South Africa has a highly regulated higher education sector consisting of public and private institutions. The distinguishing factor between these institutions is found in how they are funded and their day to day operations. The challenge for higher education institutions (HEIs) in this service sector is to attract students to these institutions by relying on their competitive advantage and market positioning. Higher education forms part of the service sector of the economy, and quality of service can therefore be a distinguishing factor. The objectives of the study are to examine the quality mechanisms used by a private institution of higher education and to determine whether compliance with an external regulatory framework supports the delivery of service quality, and to determine whether the implementation of total quality management in a private institution assists the institution in adjusting the value proposition to gain a competitive advantage. A qualitative, exploratory case study research design was used. Four managers and ten registered senior students were selected through purposeful sampling. Data was collected from various sources, including in-depth interviews and focus group discussions between June and October 2019. Data was analysed using in vivo coding and ATLAS.ti8 software. The central theme that emerged from this study confirmed that the acceptance of internal quality mechanisms and total quality management principles is essential for a private higher education institution. The three most important themes that emerged were compliance with the regulatory framework, institutional supply and quality management. It is concluded that improving the internal quality in a private institution of higher education is important as opposed to only complying with external quality control requirements.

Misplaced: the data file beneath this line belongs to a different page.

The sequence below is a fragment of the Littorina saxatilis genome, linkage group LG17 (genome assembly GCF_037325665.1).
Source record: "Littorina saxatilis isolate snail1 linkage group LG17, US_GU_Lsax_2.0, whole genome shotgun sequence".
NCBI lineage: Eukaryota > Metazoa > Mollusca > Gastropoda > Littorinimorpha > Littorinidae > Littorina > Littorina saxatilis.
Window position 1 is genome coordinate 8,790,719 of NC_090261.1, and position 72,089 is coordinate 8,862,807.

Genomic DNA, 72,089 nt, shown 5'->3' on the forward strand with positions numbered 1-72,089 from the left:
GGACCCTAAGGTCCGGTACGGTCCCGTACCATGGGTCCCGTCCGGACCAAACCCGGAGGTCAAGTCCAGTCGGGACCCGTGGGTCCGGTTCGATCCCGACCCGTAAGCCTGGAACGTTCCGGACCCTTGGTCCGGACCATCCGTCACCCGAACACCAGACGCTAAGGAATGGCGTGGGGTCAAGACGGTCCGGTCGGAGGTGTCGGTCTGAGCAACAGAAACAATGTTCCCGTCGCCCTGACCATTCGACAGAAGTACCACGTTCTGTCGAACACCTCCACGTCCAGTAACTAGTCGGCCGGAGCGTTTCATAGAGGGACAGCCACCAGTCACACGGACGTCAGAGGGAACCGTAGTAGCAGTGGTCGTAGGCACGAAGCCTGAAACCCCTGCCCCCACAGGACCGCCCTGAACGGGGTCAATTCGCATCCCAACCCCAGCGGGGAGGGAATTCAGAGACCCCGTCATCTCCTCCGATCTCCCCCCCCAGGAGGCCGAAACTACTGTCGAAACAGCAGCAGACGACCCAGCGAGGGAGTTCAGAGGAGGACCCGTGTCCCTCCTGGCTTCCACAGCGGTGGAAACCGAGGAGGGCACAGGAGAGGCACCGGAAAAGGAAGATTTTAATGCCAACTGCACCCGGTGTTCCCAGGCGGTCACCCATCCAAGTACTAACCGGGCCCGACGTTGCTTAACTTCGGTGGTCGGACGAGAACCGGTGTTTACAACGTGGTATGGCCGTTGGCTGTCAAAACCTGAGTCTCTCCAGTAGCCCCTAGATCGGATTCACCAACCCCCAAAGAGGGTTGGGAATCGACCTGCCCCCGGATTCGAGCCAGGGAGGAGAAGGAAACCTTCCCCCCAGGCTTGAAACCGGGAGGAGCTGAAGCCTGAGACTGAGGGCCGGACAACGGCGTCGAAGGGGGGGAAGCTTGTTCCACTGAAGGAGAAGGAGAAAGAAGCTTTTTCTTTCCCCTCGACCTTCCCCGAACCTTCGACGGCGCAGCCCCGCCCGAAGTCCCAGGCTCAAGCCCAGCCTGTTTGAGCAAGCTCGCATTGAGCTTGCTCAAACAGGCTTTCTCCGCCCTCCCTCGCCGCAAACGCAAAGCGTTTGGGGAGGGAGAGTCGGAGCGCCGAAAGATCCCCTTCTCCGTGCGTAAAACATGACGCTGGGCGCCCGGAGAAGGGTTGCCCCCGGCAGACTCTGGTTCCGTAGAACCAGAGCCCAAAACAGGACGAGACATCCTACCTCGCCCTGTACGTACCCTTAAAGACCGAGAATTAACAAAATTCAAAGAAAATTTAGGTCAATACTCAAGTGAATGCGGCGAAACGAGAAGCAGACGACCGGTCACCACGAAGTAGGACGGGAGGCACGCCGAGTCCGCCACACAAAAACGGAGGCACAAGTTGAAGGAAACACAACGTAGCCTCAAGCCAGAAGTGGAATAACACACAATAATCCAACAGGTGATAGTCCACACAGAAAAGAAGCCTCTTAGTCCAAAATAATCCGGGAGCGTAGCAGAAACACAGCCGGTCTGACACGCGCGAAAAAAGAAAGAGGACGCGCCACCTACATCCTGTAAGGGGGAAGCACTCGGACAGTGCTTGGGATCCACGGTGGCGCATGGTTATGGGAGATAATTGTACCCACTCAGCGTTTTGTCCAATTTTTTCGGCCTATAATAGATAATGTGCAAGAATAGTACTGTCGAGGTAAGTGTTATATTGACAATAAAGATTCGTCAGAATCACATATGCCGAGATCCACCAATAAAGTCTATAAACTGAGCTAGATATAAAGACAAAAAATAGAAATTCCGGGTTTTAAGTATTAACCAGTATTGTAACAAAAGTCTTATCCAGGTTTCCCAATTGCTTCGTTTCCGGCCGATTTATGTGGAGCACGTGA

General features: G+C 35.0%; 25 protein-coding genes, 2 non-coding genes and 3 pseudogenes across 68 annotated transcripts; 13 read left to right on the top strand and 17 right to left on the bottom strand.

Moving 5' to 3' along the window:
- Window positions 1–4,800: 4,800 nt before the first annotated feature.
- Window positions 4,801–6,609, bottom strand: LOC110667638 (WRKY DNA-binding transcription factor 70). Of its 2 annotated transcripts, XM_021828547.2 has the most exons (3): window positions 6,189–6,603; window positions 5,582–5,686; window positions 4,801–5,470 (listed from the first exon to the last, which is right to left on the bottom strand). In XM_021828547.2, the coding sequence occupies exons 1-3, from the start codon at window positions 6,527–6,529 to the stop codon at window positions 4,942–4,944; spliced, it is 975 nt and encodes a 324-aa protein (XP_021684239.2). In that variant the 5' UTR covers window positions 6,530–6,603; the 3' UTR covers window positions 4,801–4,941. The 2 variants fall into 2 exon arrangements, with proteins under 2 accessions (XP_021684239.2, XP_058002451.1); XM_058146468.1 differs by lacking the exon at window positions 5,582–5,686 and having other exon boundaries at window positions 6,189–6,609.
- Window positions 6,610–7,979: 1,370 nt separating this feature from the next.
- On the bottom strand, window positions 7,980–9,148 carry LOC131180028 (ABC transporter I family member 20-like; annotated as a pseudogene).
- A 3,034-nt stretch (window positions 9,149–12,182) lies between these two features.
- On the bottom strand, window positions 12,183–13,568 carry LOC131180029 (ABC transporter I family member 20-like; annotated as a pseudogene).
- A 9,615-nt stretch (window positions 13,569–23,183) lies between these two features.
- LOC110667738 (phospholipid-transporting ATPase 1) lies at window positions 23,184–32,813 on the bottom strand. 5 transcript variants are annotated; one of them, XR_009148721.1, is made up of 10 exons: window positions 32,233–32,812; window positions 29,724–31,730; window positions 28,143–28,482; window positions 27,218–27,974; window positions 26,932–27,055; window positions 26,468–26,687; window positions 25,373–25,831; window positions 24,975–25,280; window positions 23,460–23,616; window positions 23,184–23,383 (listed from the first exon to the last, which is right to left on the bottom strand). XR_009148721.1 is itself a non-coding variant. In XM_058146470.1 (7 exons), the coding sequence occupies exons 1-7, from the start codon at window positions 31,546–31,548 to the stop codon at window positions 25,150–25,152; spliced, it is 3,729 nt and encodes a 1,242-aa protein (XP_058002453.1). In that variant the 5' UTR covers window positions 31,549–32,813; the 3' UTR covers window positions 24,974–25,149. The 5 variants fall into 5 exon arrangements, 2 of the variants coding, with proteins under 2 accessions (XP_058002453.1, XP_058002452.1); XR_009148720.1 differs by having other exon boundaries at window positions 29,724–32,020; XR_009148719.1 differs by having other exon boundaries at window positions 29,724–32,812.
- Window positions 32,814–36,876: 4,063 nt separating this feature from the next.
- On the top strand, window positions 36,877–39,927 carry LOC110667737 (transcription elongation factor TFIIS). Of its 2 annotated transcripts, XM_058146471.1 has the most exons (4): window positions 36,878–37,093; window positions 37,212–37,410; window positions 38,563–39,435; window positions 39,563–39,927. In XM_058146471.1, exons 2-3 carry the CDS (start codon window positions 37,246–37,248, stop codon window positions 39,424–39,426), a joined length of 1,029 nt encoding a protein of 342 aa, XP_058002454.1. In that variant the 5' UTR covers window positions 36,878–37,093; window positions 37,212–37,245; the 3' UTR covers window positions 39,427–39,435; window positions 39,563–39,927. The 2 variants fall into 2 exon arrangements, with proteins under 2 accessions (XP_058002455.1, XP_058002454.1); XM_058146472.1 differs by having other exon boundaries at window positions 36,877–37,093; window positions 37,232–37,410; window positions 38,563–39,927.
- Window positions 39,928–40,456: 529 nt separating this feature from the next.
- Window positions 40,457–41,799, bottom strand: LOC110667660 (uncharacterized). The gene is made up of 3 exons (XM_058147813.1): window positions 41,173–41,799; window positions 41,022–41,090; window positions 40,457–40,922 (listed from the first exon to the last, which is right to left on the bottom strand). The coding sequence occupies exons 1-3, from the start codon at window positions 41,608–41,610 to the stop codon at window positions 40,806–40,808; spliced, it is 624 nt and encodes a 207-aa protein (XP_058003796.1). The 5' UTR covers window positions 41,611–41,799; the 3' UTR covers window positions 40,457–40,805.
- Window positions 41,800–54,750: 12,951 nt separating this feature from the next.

Keywords: business driven; competitive advantage; higher education; private higher education; total quality management; value proposition